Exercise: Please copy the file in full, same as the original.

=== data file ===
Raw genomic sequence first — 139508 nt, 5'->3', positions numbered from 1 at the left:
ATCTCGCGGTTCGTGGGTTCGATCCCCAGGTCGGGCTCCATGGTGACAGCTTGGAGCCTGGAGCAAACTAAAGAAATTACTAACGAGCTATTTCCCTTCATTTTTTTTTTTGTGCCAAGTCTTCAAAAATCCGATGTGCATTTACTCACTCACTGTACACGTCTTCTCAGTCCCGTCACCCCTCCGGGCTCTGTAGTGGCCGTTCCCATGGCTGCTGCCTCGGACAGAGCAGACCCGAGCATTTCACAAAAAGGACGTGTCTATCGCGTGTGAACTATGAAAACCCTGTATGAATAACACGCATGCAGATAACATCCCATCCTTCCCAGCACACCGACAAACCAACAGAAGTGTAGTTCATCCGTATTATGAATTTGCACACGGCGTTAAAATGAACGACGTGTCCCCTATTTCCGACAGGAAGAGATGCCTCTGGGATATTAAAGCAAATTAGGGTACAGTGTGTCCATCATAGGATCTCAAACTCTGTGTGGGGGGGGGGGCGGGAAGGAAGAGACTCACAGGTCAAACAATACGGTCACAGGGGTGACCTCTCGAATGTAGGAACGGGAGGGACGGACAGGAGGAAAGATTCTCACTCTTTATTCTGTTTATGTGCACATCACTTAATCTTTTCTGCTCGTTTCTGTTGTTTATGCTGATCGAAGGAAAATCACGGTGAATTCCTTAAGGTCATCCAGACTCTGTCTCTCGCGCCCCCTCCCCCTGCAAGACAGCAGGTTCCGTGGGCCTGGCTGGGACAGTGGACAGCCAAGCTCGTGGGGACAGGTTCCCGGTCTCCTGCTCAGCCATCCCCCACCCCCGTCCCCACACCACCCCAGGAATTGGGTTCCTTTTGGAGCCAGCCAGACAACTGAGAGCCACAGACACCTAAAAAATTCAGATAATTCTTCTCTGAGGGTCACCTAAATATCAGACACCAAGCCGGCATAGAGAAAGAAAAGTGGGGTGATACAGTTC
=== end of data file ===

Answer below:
Raw genomic sequence first — 139508 nt, 5'->3', positions numbered from 1 at the left:
ATCTCGCGGTTCGTGGGTTCGATCCCCAGGTCGGGCTCCATGGTGACAGCTTGGAGCCTGGAGCAAACTAAAGAAATTACTAACGAGCTATTTCCCTTCATTTTTTTTTTTGTGCCAAGTCTTCAAAAATCCGATGTGCATTTACTCACTCACTGTACACGTCTTCTCAGTCCCGTCACCCCTCCGGGCTCTGTAGTGGCCGTTCCCATGGCTGCTGCCTCGGACAGAGCAGACCCGAGCATTTCACAAAAAGGACGTGTCTATCGCGTGTGAACTATGAAAACCCTGTATGAATAACACGCATGCAGATAACATCCCATCCTTCCCAGCACACCGACAAACCAACAGAAGTGTAGTTCATCCGTATTATGAATTTGCACACGGCGTTAAAATGAACGACGTGTCCCCTATTTCCGACAGGAAGAGATGCCTCTGGGATATTAAAGCAAATTAGGGTACAGTGTGTCCATCATAGGATCTCAAACTCTGTGTGGGGGGGGGGGCGGGAAGGAAGAGACTCACAGGTCAAACAATACGGTCACAGGGGTGACCTCTCGAATGTAGGAACGGGAGGGACGGACAGGAGGAAAGATTCTCACTCTTTATTCTGTTTATGTGCACATCACTTAATCTTTTCTGCTCGTTTCTGTTGTTTATGCTGATCGAAGGAAAATCACGGTGAATTCCTTAAGGTCATCCAGACTCTGTCTCTCGCGCCCCCTCCCCCTGCAAGACAGCAGGTTCCGTGGGCCTGGCTGGGACAGTGGACAGCCAAGCTCGTGGGGACAGGTTCCCGGTCTCCTGCTCAGCCATCCCCCACCCCCGTCCCCACACCACCCCAGGAATTGGGTTCCTTTTGGAGCCAGCCAGACAACTGAGAGCCACAGACACCTAAAAAATTCAGATAATTCTTCTCTGAGGGTCACCTAAATATCAGACACCAAGCCGGCATAGAGAAAGAAAAGTGGGGTGATACAGTTC